“He’s such a versatile athlete,” coach Franco said. “When Johnny got hurt, I told him I was thinking about moving Tate back there and he said he thought that would be a great move because he’s such a good athlete. He would be great no matter where you put him.”
“Tate has done a really good job filling in,” Moilan said. “He’s tough to stop.”
Franco gave credit for Tate’s success to his emerging offensive line, which he credited for “getting better every week. They still make mistakes, but they’re mistakes of hustle and effort, and I can live with that.”
Levi Reihart deserves some of the credit, as well. After the Eagles’ offense went stagnant in the second half against Penns Valley in Week 3, a 10-3 win, Reihart stepped up his game at quarterback to open up the offense and create opportunities outside the running game.
That in turn improved the running game. In the last two weeks, Reihart has completed 15 of 21 passes for 226 yards and a touchdown with no interceptions, and Tyrone has improved its season-high point total in each, rushing for five touchdowns.
With his young offensive line, Moilan can relate to some of Tyrone’s growing pains. He can also relate to losing a top rusher to injury. Mike Smiley was the ‘Chucks’ best running back through two weeks – a close loss to DuBois and a 48-21 loss to Hollidaysburg – but he went down with an injury in Week 2, and Punxsy’s offense hasn’t been the same since.
“We basically had to find a new identity,” Moilan said.
Andrew Furman has rushed for 226 yards in Smiley’s place, while also pulling in 12 receptions for 190 yards.
Despite their problems, Moilan said the ‘Chucks are approaching their game against Tyrone with confidence.
“They’re the No. 4 team in the state, and that’s a challenge,” he said. “I told the team you can either go hide in the corner or play football. Hopefully, we’ll play football.”
For the second straight week, Johnny Franco looked like the running back that rushed for over 1,600 yards a year ago when he was able to go north and south against Lewistown. But when he was forced to plant and cut on his left leg, he was hobbled.
He left last week’s game after two series and finished the game on crutches.
Coach Franco said it’s a mystifying situation because the broken fibula he suffered in preseason is completely healed. The problem now is swelling inside the bone.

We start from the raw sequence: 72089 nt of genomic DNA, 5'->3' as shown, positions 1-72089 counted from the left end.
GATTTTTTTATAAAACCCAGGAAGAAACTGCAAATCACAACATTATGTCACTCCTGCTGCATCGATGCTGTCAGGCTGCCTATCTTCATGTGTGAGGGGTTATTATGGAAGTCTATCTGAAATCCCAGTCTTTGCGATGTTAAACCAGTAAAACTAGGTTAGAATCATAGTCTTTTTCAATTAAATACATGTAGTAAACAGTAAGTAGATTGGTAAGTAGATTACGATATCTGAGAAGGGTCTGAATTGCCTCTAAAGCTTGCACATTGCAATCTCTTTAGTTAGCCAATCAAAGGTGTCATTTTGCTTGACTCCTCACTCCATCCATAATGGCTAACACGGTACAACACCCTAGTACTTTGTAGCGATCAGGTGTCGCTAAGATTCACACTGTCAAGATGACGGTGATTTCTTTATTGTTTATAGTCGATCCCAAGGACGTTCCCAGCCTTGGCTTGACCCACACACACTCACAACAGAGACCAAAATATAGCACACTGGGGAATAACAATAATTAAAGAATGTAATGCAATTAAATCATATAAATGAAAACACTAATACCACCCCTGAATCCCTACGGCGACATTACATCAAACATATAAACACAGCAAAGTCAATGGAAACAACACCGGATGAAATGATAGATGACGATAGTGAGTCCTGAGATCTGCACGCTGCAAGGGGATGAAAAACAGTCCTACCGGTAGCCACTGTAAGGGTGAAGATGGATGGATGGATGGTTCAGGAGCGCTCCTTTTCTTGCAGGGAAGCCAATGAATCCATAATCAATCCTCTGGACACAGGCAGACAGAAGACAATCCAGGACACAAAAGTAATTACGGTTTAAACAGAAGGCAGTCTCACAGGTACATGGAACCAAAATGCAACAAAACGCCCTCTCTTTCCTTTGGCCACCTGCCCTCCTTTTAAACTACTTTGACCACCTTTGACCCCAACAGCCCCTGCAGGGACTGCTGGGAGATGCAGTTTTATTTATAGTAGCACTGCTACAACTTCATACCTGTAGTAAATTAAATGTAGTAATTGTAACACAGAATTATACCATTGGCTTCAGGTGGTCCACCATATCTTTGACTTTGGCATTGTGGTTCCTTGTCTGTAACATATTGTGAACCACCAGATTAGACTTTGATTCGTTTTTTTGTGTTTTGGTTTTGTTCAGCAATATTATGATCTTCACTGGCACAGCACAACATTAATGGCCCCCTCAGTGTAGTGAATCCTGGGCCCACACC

Franco is going to Pittsburgh today to have the injury looked at by a doctor who works with the Pittsburgh Steelers.
“The doctors here have been outstanding,” said coach Franco. “Dr. Port and Drayer have done a tremendous job. The swelling in the bone makes it extremely painful. People have told us it could be better in a week or it could drag on for months. You just don’t know.”
Franco said the uncertainty of his son’s playing status has affected the team, but he credited them for playing well despite the situation.
“I have to give the guys a lot of credit for pulling it together,” he said.
Beginning with a 35-13 win over Bellefonte on Oct. 8, 2004, the Tyrone football team has won 28 straight regular season games. The Golden Eagles school record is 29 straight wins, a streak that was ended when Bellwood-Antis defeated Tyrone 15-0 in the opening game of the 1949 season. With a win on Friday, the current edition of the Orange and Black will tie that mark, setting up the opportunity to set a new record next week at Gray-Vets Memorial Field against archrival Philipsburg-Osceola. Those two squads are the only teams in Tyrone football history to compile back-to-back undefeated seasons. The Eagles began the original streak in 1946 and were undefeated in both 1947 and 1948. The current Eagles put together undefeated marks in 2005 and 2006.